Pattern Recognition in Diagnosis

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The diagnostic process is an intricate process that commences with a patient's ailment history that later on culminates into something that can be classified. It is imperative for a clinician to carefully assess the prognosis and offer effective treatment to the patient. The patient's symptoms will be presented by their own experiences, and their accuracy in spelling out their symptoms will help determine the nature of their prognosis. According to Sackett, there are four main strategies that can be used in the diagnostic procedure. They include pattern recognition, hypothetico-deductive strategy, algorithm strategy and the complete history. (Sackett, 1991). Pattern recognition refers to the instant identification of illness from the patient's explanation, while the hypothetical strategy requires the clinician to conduct a test and deduct an inference from the test.

A patient's detailed account of their experiences is what will determine the treatment they ought to be offered. A point in case is a patient that recently visited the hospital and complained of the following signs and symptoms, severe headaches, fever, diarrhea, pain in the whole body; especially abdominal pains and a lack of appetite. The patient's sign and symptoms revealed that she was suffering from Typhoid. The patient also disclosed that she had consumed contaminated milk the previous week, and had only slight stomach aches. She bought several painkillers, and the pain disappeared only to reappear a week later and raise discomfort to her body. She felt very weak and was not enthusiastic about doing anything. The illness persevered until she finally came to the hospital to seek medication. She was given several drugs that would reduce the pain and bring back her appetite as she was shading a lot of weight from the lack of food. It was only after two days that the patient came back to the hospital sweating profusely and not stable to do anything. She was quickly rushed to the examination room where several tests were carried out once again.

The patient was suffering from acute Malaria. Acute Malaria is a rare type of Malaria that rarely affects people, although a small percentage can easily contract it. The Malaria symptoms had incubated itself in her body for 10days since the time she was bitten. The patient was then offered all the anti-malaria drugs that have helped regain her appetite and reduced the pain she felt. This case was a peculiar one because the symptoms described by the patient were similar to the ones of Typhoid. The patient had also stated that she had taken contaminated milk, which was an obvious observation that she suffered from Typhoid. The results showed that diseases have very similar signs and symptoms that can lead to a misdiagnosis. Conducting tests keenly and attentively can result in the right outcome of a disease.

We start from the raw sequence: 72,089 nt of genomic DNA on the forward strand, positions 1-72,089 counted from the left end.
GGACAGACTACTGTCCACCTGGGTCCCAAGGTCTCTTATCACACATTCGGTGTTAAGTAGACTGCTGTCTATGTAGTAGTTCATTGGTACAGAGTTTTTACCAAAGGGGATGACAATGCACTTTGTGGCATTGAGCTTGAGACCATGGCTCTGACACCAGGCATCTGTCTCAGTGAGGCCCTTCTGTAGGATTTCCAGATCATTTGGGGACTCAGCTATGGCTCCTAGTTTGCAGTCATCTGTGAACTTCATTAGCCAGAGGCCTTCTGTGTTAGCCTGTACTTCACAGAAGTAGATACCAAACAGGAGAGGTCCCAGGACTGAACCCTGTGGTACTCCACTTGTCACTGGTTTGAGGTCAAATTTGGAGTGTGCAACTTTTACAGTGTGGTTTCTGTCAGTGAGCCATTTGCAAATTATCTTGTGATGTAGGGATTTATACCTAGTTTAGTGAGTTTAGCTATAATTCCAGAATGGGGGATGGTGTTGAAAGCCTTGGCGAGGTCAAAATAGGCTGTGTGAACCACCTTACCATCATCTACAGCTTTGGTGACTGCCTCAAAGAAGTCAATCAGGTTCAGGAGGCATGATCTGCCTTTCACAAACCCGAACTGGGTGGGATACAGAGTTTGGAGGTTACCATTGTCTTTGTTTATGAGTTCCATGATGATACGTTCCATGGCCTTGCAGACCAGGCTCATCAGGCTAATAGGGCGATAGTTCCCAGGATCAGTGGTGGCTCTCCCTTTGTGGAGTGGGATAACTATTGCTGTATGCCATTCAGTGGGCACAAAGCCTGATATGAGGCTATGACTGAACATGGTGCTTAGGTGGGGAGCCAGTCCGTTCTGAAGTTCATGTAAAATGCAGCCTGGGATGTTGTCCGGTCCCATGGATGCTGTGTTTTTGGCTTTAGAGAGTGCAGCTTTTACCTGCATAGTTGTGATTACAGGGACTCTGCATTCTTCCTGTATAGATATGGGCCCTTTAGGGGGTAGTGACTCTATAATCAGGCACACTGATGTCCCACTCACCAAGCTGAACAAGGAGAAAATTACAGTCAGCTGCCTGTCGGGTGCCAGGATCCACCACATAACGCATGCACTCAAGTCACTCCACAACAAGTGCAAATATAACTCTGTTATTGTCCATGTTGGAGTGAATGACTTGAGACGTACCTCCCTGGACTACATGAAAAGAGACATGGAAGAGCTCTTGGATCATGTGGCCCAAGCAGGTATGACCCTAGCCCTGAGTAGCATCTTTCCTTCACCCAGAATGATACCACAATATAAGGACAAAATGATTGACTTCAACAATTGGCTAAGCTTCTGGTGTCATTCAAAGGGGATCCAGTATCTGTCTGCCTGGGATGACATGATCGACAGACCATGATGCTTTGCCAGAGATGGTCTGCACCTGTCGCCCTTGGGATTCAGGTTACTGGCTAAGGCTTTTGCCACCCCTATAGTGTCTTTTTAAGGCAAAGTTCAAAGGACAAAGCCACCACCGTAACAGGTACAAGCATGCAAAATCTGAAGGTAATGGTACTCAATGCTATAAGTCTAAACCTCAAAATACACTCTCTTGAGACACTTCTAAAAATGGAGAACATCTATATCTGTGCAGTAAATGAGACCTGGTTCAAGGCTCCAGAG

The clinician works with what has been presented to them by the patient, and the accumulation of signs and symptoms fostering the development of the illness is the plot of the disease. (Hunter,1991). The medical practitioner works with the patient's narrative, which is the plot or the diagnosis. (Hunter,1991). In the study case above, the patient had described themselves in a way that the signs pointed out to Typhoid by indicating that they had drank contaminated milk. This misled the clinician into the path of Typhoid, signing out Malaria, and thus conducting tests on Typhoid only to, later on, discover the illness. The patient's history is a necessary tool for diagnosing patients, and it requires vast clinical knowledge and experience. (Macnaughton, 1998).

The process of diagnosing starts with the doctor working with the information obtained from the patient, and establishing the pattern of their signs. They then make their deductions that they use in treating the patient.


Sackett DL, Haynes RB, Guyatt GH, Tugwell P. Clinical Epidemiology. Boston: Little, Brown and Co., 1991; 3“18.

Hunter KM. Doctors' Stories. Princeton: Princeton University Press, 1991; 44“47.

Macnaughton J. Anecdote in clinical practice. In Greenhalgh T, Hurwitz B (eds). Narrative Based Medicine. London: MJ Books, 1998; 202“211.

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